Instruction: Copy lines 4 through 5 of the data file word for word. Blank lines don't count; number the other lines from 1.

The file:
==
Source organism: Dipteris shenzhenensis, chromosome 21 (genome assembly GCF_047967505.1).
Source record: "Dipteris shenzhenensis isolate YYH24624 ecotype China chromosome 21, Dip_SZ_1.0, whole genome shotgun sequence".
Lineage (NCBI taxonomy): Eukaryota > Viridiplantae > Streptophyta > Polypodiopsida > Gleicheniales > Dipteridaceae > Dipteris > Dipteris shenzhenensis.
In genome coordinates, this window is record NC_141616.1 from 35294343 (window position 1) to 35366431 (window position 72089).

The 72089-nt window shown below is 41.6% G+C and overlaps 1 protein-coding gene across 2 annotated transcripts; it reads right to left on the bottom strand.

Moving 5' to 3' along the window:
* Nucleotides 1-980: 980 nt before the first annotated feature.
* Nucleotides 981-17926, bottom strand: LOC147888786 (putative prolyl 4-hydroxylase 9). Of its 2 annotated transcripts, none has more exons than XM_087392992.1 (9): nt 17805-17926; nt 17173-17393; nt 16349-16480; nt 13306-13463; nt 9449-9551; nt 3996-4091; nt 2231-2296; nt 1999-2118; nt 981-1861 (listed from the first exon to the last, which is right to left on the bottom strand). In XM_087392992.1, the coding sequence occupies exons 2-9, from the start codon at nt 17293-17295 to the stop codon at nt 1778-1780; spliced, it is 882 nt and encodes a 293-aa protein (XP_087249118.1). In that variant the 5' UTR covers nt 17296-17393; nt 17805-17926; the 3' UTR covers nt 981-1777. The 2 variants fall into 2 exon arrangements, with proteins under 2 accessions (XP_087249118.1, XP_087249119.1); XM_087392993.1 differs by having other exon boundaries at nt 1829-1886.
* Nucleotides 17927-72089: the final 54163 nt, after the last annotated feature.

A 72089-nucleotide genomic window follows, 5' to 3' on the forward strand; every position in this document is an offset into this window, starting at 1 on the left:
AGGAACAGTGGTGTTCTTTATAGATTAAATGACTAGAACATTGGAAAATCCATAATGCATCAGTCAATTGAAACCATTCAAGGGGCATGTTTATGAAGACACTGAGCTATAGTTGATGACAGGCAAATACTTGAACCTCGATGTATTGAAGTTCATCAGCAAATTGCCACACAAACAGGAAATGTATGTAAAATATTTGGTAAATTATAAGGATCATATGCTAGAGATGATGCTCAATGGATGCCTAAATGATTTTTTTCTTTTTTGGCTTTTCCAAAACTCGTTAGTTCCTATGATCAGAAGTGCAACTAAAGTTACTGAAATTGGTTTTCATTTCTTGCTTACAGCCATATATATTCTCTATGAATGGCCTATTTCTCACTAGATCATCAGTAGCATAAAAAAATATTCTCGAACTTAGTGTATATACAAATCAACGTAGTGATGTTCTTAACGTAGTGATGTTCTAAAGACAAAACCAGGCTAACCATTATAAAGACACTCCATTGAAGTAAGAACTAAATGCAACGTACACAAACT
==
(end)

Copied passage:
In genome coordinates, this window is record NC_141616.1 from 35294343 (window position 1) to 35366431 (window position 72089).

The 72089-nt window shown below is 41.6% G+C and overlaps 1 protein-coding gene across 2 annotated transcripts; it reads right to left on the bottom strand.